Shares of enterprise software stocks Snowflake (SNOW -1.14%), Twilio (TWLO 1.27%), and HubSpot (HUBS -0.79%) fell more than the market Tuesday, down 3.3%, 4.1%, and 2.8%, respectively, as of 1:39 p.m. ET.
Software stocks are struggling broadly, as long-term bond yields remained high, while today the International Monetary Fund (IMF) downgraded the global economy. Furthermore, Snowflake and Twilio saw lukewarm analyst notes today and lower price targets, hurting these former growth darlings even further.
Long-term Treasury bond yields rose early this morning, with the 10-year Treasury yield nearly touching 4% before retreating to about 3.89%, where it started the day. The 10-year yield has more than doubled this year, hurting valuations across a host of asset classes. High long-term bond yields tend to especially hurt growth stocks, with the bulk of their earnings far out in the future. That remains the case for these three stocks, as each currently garners hefty net losses.
In addition, the International Monetary Fund lowered its outlook for U.S. growth in 2022 and global growth in 2023 today, casting further doubt on whether even high-growth cloud software stocks can live up to lofty expectations.
Analysts who were formerly bullish on these stocks in a lower-rate environment are now growing skeptical. On Tuesday, Bernstein software analyst Mark Moerdler started coverage on Snowflake, giving the former darling a mere neutral rating and a $166 price target, which is not that far above where the stock trades now.
Moerdler is more skeptical than others that Snowflake can grow into a high valuation, given that it still trades for a whopping 30 times sales. According to Moerdler, that would require the company to continue growing at 30% all the way into 2029, which would require new products and markets. "To meaningfully beat those numbers will require gaining significant revenue and share in new markets competing against strong often entrenched Cloud competitors which we believe is going to be difficult," he wrote.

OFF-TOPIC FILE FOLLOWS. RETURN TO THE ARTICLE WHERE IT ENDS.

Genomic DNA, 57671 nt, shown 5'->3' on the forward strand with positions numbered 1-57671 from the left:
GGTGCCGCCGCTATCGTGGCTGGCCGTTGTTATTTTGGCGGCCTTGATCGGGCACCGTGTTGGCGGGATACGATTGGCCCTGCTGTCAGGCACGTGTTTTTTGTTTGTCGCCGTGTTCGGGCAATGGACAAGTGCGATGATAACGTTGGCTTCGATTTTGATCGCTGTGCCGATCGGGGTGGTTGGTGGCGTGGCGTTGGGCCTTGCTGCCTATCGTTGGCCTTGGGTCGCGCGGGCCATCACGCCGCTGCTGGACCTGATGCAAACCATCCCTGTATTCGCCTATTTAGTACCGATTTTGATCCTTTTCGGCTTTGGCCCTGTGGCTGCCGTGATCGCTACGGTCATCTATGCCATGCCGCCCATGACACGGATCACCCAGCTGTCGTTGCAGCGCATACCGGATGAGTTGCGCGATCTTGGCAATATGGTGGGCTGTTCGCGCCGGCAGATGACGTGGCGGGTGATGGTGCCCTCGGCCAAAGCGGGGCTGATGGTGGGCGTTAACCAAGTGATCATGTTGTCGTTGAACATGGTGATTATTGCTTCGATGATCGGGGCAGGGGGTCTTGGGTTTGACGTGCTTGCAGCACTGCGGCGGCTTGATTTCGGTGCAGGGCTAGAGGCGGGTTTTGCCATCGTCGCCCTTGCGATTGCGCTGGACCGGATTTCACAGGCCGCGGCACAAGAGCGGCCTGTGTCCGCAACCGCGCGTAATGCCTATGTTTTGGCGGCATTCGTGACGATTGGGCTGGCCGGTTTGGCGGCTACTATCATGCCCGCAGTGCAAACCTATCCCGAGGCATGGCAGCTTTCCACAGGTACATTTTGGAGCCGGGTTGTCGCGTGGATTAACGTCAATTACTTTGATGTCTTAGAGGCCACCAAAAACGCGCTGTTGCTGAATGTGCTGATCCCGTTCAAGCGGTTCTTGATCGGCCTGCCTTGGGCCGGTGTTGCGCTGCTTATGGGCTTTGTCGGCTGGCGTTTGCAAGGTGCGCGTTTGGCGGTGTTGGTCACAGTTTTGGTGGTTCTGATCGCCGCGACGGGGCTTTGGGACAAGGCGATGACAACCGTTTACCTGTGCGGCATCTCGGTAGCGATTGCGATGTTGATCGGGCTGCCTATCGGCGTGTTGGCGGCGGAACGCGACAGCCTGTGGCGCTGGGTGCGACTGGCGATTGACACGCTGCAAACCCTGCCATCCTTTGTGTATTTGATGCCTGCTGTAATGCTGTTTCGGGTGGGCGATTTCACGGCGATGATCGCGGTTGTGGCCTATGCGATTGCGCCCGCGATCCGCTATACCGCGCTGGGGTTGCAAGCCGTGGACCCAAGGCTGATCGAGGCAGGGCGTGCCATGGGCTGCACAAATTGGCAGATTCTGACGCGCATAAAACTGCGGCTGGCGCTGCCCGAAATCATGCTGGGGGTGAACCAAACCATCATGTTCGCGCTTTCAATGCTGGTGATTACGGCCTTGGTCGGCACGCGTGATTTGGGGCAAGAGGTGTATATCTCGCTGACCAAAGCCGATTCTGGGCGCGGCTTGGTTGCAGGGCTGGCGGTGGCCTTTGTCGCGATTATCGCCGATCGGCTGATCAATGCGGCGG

Meanwhile, software analysts at Morgan Stanley maintained their overweight rating on Twilio, but dropped their price target by 60 points, from $160 to $100. While maintaining the overweight rating is still nice, it's clear this analyst got things wrong over the past year given Twilio's massive year-to-date decline, so investors seem to be skeptical that rating means much next to the giant price target cut.
HubSpot didn't receive any downgrades today, but it is still a high-growth, money-losing stock that has a price-to-sales ratio around 9. HubSpot has been a stellar outperformer in the space, routinely beating revenue and earnings estimates. However, some may be worried over how HubSpot's small and medium-sized business customers would fare in a recession, and if they would be inclined to spend more on the customer relationship management suite that HubSpot sells.
It is very hard to know where these stocks will bottom, despite their having sold off so much already in 2022. Unfortunately for high-growth software stocks, they came into the year priced at a significant premium, so the abrupt rise in inflation and interest rates can upend their stocks, even if the businesses underneath perform well.
A turnaround in the sector will likely require the evasion of a recession, or getting through one, along with a decline of inflation back down to 2%. While investors will get a glimpse of how these businesses are faring in the upcoming earnings season, it may be harder for the stocks to move higher unless broader economic conditions reverse.
Software investors should have a solid understanding of the total market potential and potential future profit margins for any unprofitable software stock they own, and not just price things off current revenue and revenue growth. The market could be entering a new paradigm, where valuations matter more than they did in the pandemic and pre-pandemic eras.